This page features current news and views from Skye and elsewhere. It will also provide an opportunity for others working locally to report research and results.
The image shows a dead Hen Harrier chick, one of a brood of five trampled into the ground at a Skye site in 2008. At this time of the year, egg collectors are on the move and 'Operation Easter', a long running initiative by the police and RSPB to combat egg thieves swings into place. Unfortunately this had not prevented clutches of Golden Eagle and other rare species being stolen in the area. In the knowledge that Sea Eagles have been poisoned in neighbouring areas in previous years, and information that an adult White-tailed Eagle was shot on Skye at this time last year, it is a timely reminder that although incidents involving some of our iconic birds are rare on Skye and the west coast, they nonetheless occur, and everyone should be on their guard. The investigation of such wildlife crimes is the responsibility of the police and the Northern Constabulary website provides the following advice should members of the public find anything suspicious:-
Constable Ed Frazer is the local WCO and is based at Portree Police Station (01478612888). Further information is available on the Partnership for Action on Wildlife Crime (PAW Scotland) website at http://www.scotland.gov.uk/Topics/Environment/Wildlife-Habitats/paw-scotland/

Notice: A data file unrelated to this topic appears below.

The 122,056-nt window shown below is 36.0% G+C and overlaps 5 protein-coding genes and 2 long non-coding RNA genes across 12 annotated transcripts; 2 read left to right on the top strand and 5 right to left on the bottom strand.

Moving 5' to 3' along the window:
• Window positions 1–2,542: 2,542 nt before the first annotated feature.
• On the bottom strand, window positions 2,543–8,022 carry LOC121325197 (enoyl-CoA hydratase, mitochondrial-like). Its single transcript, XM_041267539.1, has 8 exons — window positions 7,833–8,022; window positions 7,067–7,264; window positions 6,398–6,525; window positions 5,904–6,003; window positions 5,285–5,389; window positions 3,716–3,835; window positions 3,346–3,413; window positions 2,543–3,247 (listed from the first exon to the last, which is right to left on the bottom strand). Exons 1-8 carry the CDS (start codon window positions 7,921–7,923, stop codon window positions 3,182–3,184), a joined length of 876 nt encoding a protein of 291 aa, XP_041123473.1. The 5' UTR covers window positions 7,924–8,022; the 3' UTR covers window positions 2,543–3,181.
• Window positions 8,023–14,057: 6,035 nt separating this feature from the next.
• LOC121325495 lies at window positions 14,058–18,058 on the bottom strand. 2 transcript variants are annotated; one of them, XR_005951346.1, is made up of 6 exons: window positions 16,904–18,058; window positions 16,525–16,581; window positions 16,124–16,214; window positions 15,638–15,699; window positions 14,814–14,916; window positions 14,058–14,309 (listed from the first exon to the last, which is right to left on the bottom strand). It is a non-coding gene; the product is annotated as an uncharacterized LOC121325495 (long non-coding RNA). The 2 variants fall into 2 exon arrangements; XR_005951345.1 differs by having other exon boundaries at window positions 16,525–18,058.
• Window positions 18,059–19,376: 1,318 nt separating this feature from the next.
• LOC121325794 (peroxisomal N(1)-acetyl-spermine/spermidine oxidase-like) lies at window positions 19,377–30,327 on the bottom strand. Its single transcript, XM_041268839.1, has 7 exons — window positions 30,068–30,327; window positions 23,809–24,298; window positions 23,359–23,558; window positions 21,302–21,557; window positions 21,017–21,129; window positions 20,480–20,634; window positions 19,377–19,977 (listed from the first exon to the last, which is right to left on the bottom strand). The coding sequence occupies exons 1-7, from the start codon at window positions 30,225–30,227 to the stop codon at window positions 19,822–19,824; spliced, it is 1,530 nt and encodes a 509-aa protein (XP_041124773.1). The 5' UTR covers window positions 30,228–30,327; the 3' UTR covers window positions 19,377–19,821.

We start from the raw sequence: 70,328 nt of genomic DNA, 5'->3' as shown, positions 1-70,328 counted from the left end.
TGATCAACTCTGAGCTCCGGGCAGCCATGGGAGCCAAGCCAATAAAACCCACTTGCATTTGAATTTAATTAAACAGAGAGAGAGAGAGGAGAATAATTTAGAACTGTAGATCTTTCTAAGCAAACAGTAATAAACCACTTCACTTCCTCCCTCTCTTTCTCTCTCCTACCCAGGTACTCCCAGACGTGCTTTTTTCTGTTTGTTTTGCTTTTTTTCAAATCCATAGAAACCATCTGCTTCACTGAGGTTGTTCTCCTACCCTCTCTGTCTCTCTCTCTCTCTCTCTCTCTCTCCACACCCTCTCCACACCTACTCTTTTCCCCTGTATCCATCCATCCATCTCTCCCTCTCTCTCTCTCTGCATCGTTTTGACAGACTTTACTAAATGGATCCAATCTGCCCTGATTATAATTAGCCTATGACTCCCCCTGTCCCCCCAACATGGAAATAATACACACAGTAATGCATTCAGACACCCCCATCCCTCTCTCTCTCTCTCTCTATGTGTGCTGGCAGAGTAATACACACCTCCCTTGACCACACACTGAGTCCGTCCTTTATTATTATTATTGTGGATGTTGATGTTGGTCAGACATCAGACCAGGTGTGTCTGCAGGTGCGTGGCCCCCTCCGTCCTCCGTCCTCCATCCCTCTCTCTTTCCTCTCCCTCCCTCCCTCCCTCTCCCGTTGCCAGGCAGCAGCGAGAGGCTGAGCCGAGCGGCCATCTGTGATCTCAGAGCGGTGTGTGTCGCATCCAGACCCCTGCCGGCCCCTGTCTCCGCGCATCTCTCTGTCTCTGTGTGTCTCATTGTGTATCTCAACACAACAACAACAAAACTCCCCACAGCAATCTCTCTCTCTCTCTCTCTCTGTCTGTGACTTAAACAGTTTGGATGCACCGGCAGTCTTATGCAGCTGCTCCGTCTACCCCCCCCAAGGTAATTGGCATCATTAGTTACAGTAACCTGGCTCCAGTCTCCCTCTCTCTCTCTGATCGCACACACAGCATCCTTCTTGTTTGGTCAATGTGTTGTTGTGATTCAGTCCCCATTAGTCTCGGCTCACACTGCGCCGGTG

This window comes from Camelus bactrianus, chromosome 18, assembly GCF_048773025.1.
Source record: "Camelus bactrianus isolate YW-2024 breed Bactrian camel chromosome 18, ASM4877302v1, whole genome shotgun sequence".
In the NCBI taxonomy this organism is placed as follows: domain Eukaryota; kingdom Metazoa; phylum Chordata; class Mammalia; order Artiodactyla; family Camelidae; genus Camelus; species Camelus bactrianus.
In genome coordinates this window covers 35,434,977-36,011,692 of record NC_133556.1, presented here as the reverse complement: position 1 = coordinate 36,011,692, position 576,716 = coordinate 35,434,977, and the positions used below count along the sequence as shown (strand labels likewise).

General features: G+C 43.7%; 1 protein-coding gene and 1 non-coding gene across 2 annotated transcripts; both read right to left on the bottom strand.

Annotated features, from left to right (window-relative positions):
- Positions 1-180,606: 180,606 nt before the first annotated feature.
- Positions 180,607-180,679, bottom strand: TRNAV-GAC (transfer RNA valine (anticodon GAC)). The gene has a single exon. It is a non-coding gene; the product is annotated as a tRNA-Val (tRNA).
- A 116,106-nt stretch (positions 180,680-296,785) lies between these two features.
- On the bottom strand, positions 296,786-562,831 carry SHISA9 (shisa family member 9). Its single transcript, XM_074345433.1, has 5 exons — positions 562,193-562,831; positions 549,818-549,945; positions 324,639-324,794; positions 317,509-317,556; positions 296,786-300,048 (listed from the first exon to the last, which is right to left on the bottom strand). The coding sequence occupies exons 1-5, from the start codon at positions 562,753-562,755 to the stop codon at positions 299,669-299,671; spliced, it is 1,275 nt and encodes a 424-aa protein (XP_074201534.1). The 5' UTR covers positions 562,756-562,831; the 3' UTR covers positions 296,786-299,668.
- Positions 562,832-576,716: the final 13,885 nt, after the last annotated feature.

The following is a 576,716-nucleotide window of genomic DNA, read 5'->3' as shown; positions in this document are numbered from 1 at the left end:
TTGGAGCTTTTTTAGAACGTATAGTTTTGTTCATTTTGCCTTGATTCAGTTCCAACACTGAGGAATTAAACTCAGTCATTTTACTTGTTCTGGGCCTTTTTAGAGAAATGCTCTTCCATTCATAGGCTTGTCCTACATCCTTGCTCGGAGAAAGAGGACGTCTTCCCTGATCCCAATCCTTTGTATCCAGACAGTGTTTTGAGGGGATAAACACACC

When Glossy Ibis turned up in the Laig area of Eigg on January 20 it was a significant surprise to locals as well as to the wider birdwatching community. A single bird would have been interesting enough let alone a group which peaked at 7, but which remained at around 5 until they disappeared a couple of days ago on the 1st March. Normally this species would be spending the winter in the south of Europe so their arrival was a bit of a surprise. Winter records in Scotland are scarce and this is certainly the largest group recorded in winter. A single bird was on Tiree on 21st February 1901. The only other local record was one shot in Skye in November 1911 and records were much more frequent prior to 1950 than since. The largest group involved 20 birds in Orkney in 1907 and it appears that this is the largest group recorded in Scotland since. It was a real bonus for John Chester on Eigg and all the locals and my thanks to Brian Gardner for the use of his image. I visited Eigg on 2nd March to try and see the birds but my reputation obviously went before me and they decided to leave!
Exhibition and presentation at Talla Dearg, Isleornsay on Saturday 21 September 2019 - Migrations - a field study in adversity - in support of The Highlands Support Refugees